• Selecting which tests to run: This is where the test lists really come into their own. In NUnit, due to the hierarchical arrangement of tests, you could only easily select a subset of tests if that subset belonged to the same branch of the tree. Tests lists, on the other hand, can be filtered any way you like: You can filter on the test name, the test class, project, namespace, and many other columns, and you can use wildcards. This makes it easy to run only a suite of tests that relates to what you are currently working with.
    Imagine that you are working with a feature called MyFeature. If this word occurs consistently in your test names, you can filter the list on Test Name and set the filter to *MyFeature*. This will give you all the test cases where this string occurs, event across different test projects.
    This feature is what really saves the day for me. Even though I strive to keep my tests efficient, when you have hundreds of tests, you sometime want to temporarily narrow down the list while troubleshooting some particular feature.
    Keep in mind that the tool window toolbar (where the filter UI lives) is accesible via the Shift+Alt keyboard shortcut, and then filtering is only a few Tabs away.

Test-driven development with Visual Studio 2005 Team System is not like using NUnit, and while I’m not saying that it’s better, I also don’t think that it’s worse – it’s just different.

Update: If you are an international user (like me), you may experience that the Shift+Alt keyboard shortcut doesn’t work. That’s because this keyboard combination is also used in Windows to change keyboard layout (e.g. on my machine, it would change from Danish to English, and vice versa). Since I only find it counter-productive to suddenly find myself typing on an English keyboard (when I expected a Danish layout), I always remove the English keyboard.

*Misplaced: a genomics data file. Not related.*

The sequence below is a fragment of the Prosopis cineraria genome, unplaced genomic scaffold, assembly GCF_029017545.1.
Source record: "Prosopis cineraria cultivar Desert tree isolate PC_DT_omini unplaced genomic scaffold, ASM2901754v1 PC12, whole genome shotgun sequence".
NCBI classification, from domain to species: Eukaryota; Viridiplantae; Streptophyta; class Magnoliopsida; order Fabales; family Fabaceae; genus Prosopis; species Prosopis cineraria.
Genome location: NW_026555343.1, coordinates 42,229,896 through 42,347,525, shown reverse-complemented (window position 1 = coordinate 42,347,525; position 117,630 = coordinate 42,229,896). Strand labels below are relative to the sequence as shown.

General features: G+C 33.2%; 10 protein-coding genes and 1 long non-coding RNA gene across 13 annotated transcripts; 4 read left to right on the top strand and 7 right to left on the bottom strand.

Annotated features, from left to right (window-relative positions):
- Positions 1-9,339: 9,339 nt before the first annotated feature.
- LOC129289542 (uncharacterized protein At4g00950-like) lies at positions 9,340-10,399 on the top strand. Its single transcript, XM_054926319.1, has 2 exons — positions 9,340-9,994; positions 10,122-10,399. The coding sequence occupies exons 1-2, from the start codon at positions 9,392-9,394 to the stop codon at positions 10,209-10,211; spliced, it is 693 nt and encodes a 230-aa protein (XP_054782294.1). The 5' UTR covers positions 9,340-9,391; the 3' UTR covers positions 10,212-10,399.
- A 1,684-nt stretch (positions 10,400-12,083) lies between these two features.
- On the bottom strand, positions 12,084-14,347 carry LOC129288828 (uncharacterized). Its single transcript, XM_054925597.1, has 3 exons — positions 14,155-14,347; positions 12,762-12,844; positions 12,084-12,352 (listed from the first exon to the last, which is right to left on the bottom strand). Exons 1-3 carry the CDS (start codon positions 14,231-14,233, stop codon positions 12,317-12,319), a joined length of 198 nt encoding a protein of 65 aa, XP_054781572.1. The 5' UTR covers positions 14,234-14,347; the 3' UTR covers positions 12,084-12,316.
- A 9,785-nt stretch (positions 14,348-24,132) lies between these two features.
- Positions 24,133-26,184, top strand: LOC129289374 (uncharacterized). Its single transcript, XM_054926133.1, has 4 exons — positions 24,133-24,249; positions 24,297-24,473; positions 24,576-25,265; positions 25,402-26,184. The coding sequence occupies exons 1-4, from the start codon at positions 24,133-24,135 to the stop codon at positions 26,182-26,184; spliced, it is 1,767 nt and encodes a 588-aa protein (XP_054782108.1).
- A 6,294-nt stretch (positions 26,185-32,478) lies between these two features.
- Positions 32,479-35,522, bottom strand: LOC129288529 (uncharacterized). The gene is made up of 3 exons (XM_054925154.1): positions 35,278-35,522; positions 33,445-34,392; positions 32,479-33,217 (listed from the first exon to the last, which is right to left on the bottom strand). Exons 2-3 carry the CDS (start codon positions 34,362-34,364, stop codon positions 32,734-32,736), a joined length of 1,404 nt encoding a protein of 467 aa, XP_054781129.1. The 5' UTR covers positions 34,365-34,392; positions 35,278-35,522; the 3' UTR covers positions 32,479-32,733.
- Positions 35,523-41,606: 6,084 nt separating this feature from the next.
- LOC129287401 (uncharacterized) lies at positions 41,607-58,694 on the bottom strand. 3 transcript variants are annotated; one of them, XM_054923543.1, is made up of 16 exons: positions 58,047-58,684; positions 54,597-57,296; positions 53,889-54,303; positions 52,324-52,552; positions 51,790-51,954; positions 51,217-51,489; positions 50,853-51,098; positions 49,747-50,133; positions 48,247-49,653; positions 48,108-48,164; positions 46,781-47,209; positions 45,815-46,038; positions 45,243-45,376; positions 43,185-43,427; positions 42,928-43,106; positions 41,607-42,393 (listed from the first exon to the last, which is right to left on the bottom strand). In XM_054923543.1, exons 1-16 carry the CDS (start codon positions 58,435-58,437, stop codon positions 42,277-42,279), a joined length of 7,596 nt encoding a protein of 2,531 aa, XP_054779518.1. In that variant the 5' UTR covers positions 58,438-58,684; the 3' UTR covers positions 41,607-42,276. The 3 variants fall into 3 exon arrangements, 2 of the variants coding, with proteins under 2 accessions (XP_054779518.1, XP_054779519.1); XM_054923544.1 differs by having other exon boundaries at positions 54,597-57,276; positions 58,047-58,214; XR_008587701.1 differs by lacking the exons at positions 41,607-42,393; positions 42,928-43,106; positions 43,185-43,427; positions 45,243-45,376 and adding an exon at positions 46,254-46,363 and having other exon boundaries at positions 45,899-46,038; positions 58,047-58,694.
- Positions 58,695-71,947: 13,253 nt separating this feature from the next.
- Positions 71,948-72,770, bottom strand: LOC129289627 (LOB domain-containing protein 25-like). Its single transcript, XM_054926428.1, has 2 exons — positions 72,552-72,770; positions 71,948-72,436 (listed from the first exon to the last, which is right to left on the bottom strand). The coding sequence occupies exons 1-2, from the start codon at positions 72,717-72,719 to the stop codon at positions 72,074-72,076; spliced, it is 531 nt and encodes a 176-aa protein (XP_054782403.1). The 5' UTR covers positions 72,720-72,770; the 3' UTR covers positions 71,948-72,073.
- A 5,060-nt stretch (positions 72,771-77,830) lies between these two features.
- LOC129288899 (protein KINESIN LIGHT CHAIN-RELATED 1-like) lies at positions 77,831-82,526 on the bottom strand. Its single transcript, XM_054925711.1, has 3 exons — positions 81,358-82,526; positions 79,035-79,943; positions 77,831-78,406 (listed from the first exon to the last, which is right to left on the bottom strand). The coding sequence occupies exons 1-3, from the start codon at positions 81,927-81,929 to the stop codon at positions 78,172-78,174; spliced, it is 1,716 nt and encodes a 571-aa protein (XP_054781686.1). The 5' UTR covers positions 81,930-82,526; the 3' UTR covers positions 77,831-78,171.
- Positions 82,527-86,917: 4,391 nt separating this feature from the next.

This has worked well on Windows XP, but it turns out that it’s not enough on Windows Vista. However, you can still get the shortcut to work in Visual Studio: Go to the Control Panel and click on Change keyboards or other input methods. On the Keyboards and Languages tab, click the Change keyboards button. In the Text Services and Input Languages dialog, select the Advanced Key Settings and assign another hot key for the Between input languages action. The shortcut should now work in Visual Studio.

Comments (3)

  1. Mark says:

    Can you provide more details of how you setup VS to work with NUnit?

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  3. ploeh says:

    Hi Mark

    Setting up Visual Studio to work with NUnit is pretty straightforward: Open the project properties for the test project and go the debugging options. Here, you should change the debugging options to launch an external program and specify either the NUnit GUI or console (depending on your personal preferences). You’ll also need to supply a command line parameter to NUnit to specify which test library should be loaded (refer to the NUnit documentation for the exact syntax). After doing this, pressing F5 will launch the NUnit executable with your test library loaded and the debugger attached.

    Some people like to use a Visual Studio add-in called Test-Driven.NET, which will also provide some integration between Visual Studio and NUnit, but I always like my own solution better, as it was simple and always worked.